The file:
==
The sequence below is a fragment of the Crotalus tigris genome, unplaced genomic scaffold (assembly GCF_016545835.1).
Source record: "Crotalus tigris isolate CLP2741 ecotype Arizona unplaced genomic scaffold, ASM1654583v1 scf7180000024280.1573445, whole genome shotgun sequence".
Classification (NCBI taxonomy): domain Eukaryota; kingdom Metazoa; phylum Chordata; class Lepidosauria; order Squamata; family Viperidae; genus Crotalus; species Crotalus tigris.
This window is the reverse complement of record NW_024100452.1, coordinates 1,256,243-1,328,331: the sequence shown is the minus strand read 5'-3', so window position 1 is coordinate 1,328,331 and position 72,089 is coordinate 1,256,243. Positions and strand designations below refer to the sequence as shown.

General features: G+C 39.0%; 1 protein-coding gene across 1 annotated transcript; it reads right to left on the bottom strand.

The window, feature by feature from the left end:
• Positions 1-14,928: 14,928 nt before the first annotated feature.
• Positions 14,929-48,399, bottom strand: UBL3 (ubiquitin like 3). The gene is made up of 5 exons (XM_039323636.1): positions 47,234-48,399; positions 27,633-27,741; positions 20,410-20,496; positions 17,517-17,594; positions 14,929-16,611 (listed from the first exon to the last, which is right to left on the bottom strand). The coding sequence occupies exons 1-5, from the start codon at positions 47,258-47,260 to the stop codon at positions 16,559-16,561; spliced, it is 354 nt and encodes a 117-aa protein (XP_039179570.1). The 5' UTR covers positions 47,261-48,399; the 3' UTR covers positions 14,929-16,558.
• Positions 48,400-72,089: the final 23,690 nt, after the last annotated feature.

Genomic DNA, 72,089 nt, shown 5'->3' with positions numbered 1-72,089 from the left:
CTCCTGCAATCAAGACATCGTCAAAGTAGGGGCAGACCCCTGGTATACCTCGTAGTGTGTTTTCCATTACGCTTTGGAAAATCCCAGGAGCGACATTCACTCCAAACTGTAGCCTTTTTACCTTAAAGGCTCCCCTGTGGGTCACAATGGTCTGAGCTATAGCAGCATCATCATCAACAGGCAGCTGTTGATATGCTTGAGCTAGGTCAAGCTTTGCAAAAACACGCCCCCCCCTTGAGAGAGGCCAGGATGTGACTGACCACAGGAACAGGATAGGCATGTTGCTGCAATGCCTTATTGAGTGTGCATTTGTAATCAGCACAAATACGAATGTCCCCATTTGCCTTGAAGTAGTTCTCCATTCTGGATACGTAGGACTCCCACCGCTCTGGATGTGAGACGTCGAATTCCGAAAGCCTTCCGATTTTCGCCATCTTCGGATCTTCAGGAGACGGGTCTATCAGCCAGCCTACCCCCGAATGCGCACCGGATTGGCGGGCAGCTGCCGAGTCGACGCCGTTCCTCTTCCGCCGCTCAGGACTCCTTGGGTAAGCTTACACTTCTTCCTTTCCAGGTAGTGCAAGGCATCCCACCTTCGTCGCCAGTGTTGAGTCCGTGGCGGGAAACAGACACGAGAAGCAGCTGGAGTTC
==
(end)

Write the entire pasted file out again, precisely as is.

The sequence below is a fragment of the Crotalus tigris genome, unplaced genomic scaffold (assembly GCF_016545835.1).
Source record: "Crotalus tigris isolate CLP2741 ecotype Arizona unplaced genomic scaffold, ASM1654583v1 scf7180000024280.1573445, whole genome shotgun sequence".
Classification (NCBI taxonomy): domain Eukaryota; kingdom Metazoa; phylum Chordata; class Lepidosauria; order Squamata; family Viperidae; genus Crotalus; species Crotalus tigris.
This window is the reverse complement of record NW_024100452.1, coordinates 1,256,243-1,328,331: the sequence shown is the minus strand read 5'-3', so window position 1 is coordinate 1,328,331 and position 72,089 is coordinate 1,256,243. Positions and strand designations below refer to the sequence as shown.

General features: G+C 39.0%; 1 protein-coding gene across 1 annotated transcript; it reads right to left on the bottom strand.

The window, feature by feature from the left end:
• Positions 1-14,928: 14,928 nt before the first annotated feature.
• Positions 14,929-48,399, bottom strand: UBL3 (ubiquitin like 3). The gene is made up of 5 exons (XM_039323636.1): positions 47,234-48,399; positions 27,633-27,741; positions 20,410-20,496; positions 17,517-17,594; positions 14,929-16,611 (listed from the first exon to the last, which is right to left on the bottom strand). The coding sequence occupies exons 1-5, from the start codon at positions 47,258-47,260 to the stop codon at positions 16,559-16,561; spliced, it is 354 nt and encodes a 117-aa protein (XP_039179570.1). The 5' UTR covers positions 47,261-48,399; the 3' UTR covers positions 14,929-16,558.
• Positions 48,400-72,089: the final 23,690 nt, after the last annotated feature.

Genomic DNA, 72,089 nt, shown 5'->3' with positions numbered 1-72,089 from the left:
CTCCTGCAATCAAGACATCGTCAAAGTAGGGGCAGACCCCTGGTATACCTCGTAGTGTGTTTTCCATTACGCTTTGGAAAATCCCAGGAGCGACATTCACTCCAAACTGTAGCCTTTTTACCTTAAAGGCTCCCCTGTGGGTCACAATGGTCTGAGCTATAGCAGCATCATCATCAACAGGCAGCTGTTGATATGCTTGAGCTAGGTCAAGCTTTGCAAAAACACGCCCCCCCCTTGAGAGAGGCCAGGATGTGACTGACCACAGGAACAGGATAGGCATGTTGCTGCAATGCCTTATTGAGTGTGCATTTGTAATCAGCACAAATACGAATGTCCCCATTTGCCTTGAAGTAGTTCTCCATTCTGGATACGTAGGACTCCCACCGCTCTGGATGTGAGACGTCGAATTCCGAAAGCCTTCCGATTTTCGCCATCTTCGGATCTTCAGGAGACGGGTCTATCAGCCAGCCTACCCCCGAATGCGCACCGGATTGGCGGGCAGCTGCCGAGTCGACGCCGTTCCTCTTCCGCCGCTCAGGACTCCTTGGGTAAGCTTACACTTCTTCCTTTCCAGGTAGTGCAAGGCATCCCACCTTCGTCGCCAGTGTTGAGTCCGTGGCGGGAAACAGACACGAGAAGCAGCTGGAGTTC